Yorks 419-9 dec and 176-5
Match abandoned as draw
In the long and passionate history of Roses cricket there can never have been a more acrimonious finish than that at Old Trafford yesterday.
It was not that any of the players from either side were embroiled in an unsavoury pushing incident on the pitch. They might have liked the opportunity.
With the match fascinatingly balanced going into the final day and Yorkshire's Championship aspirations similarly poised, play was abandoned without a ball being bowled.
The sun was peeping through a blue sky when the official announcement was made before the start. Overnight rain, no stranger to Manchester, had not so much seeped under the covers as poured its way through in Niagara proportions. The pitch at the Warwick Road end was a mud heap.
David Byas, the placid Yorkshire captain who is usually a man of few words, was infuriated. "I cannot think really of a word strong enough to describe my feelings but I am destroyed, gutted and devastated. This could cost us the Championship at the end of the season and, if there's just a few points in it, it will hurt.
"It's almost impossible to believe this could happen. It's not an out ground, it's a Test Match venue, one of the top places in the country. It wouldn't have happened at Headingley. It's unacceptable and I can't remember anything like it."
Yorkshire were in fourth place before yesterday - "the best position possible, coming from behind", Byas said - and have started to look as though they mean business. Over three days against Lancashire they had worked themselves into a challenging position at 318 ahead going into yesterday with five second-innings wickets left.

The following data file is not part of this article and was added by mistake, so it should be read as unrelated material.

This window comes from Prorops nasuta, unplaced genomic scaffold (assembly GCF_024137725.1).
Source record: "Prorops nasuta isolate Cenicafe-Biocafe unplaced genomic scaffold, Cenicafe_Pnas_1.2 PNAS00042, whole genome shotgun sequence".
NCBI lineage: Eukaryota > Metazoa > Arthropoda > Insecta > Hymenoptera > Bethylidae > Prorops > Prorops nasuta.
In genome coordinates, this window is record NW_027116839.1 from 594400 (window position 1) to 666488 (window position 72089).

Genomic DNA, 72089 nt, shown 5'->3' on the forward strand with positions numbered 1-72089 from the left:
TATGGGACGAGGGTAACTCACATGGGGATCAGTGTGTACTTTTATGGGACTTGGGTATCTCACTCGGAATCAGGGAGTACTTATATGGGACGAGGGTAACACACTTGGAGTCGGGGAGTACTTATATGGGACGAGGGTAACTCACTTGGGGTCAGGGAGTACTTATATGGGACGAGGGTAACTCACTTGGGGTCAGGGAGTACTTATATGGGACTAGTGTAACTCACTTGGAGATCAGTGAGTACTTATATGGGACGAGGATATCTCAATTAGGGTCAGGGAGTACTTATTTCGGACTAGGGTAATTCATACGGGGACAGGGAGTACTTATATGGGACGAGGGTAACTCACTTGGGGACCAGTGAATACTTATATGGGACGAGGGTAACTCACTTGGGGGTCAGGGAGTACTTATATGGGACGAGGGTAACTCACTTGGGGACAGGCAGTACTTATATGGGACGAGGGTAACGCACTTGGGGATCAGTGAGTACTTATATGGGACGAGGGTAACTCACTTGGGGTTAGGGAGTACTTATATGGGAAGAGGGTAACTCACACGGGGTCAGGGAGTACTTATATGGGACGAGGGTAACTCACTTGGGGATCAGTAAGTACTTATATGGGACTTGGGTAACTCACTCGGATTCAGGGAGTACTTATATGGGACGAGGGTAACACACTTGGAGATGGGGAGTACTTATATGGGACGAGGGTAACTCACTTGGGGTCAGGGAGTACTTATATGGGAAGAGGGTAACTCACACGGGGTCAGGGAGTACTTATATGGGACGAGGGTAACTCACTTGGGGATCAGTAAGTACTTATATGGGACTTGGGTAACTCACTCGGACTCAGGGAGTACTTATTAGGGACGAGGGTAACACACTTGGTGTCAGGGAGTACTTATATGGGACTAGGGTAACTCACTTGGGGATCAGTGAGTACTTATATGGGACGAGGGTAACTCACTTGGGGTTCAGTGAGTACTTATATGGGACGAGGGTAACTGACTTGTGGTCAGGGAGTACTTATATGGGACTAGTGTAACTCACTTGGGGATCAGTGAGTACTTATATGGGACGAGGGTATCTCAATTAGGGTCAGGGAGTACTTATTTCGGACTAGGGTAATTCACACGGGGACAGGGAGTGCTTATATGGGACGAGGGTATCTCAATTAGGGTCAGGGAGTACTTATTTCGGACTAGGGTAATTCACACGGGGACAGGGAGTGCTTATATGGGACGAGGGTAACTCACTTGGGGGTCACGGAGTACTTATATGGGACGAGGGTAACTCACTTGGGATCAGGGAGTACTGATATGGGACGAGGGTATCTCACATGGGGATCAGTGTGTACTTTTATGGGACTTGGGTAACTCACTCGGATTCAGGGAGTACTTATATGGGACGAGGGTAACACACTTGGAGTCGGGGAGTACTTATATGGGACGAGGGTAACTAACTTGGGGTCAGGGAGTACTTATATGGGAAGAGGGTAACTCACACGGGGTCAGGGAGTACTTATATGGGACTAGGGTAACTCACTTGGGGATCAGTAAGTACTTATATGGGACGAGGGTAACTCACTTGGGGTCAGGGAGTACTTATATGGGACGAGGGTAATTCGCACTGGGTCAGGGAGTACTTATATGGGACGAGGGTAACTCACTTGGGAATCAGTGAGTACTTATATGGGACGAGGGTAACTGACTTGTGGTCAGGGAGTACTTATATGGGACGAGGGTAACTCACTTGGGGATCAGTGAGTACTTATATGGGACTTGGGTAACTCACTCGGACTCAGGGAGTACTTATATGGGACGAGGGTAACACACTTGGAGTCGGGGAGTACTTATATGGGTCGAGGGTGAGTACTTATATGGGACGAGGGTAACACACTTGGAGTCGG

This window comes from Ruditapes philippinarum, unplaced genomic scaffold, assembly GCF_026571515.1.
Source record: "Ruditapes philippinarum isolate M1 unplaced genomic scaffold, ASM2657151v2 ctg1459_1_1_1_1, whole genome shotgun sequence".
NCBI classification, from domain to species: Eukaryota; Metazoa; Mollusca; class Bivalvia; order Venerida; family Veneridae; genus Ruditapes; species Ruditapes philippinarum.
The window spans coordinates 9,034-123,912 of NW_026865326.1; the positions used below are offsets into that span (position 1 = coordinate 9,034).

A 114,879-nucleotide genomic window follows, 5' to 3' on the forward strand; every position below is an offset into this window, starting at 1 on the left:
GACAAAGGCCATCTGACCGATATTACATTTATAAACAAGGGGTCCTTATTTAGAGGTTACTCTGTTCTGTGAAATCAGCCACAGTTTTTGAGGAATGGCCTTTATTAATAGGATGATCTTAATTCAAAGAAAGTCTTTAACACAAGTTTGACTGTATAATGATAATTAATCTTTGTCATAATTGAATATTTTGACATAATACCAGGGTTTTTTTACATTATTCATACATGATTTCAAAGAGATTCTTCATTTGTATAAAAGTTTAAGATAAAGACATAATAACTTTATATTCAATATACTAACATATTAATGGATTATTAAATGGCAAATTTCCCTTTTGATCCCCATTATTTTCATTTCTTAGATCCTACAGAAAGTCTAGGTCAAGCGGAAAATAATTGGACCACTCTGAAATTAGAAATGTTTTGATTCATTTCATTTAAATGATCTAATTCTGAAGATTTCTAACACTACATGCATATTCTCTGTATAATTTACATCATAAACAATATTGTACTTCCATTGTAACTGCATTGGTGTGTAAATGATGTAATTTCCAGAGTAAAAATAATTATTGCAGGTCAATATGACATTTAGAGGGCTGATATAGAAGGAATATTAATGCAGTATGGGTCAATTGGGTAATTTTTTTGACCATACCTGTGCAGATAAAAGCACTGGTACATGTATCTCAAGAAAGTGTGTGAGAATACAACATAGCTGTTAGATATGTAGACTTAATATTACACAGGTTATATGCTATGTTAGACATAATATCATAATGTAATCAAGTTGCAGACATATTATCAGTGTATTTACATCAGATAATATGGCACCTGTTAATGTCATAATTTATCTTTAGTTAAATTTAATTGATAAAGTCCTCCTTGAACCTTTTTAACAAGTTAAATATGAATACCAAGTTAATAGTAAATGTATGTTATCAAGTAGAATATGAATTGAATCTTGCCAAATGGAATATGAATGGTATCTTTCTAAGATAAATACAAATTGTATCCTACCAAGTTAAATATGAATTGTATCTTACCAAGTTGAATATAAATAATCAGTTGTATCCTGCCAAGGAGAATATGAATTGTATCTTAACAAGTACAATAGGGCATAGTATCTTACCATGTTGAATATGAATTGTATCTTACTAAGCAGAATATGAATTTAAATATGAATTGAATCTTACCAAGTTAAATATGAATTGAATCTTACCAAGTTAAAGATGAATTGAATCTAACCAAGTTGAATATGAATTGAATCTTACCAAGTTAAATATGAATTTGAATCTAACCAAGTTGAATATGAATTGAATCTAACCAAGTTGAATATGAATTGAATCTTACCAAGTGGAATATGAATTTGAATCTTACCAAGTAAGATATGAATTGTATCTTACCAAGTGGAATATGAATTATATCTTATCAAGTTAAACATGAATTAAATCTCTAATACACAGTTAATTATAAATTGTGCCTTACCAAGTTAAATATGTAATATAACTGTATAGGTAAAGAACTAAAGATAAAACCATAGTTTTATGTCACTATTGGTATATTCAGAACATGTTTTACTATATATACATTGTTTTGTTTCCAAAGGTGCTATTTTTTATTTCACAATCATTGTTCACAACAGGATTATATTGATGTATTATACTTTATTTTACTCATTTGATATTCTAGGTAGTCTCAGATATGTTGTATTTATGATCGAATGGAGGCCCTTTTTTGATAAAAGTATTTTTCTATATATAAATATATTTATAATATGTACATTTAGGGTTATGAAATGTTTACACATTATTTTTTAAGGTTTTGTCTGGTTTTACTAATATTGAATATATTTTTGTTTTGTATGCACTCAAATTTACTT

Byas was telephoned in his hotel room early yesterday morning by the Lancashire groundsman Peter Marron with the straightforward message "We've got trouble." He dashed to the ground and his heart and probably his side's title hopes sank in equal measure with the sight that confronted him. The highly regarded Marron explained that Old Trafford was built on a crown and any pitches either side of the centre were in danger from water running down.
"We took the same precautions as I have done for 14 years by banking one side with boards which we put on the flat plastic covers propped up against the covers over the pitch," he said. This is the way we've always done it and its always worked. But it rained non-stop for six hours. I could have kept the water away by staying up all night sweeping it off but I wasn't prepared to do that even for Yorkshire."
The narrow planks in which Marron had put his trust and over which the water had flowed spoke volumes for a top professional sport supposed to be entering a slick new era.
He honestly felt he and his team had done everything possible and politely rebuffed angry supporters from both sides who took issue with him. Marron accepted that it might be in order to ask his committee for better covers. For Byas it was too late. He and team were said to be distraught and could only reflect on an opportunity denied, collecting 10 points from the match instead of a possible 23. Still, the day was not entirely wasted. Byas, an East Yorkshire farmer, was asked what he was going to do with the rest of his day and replied: "Go back to work." Farmers' grounds are always playable.Reuse content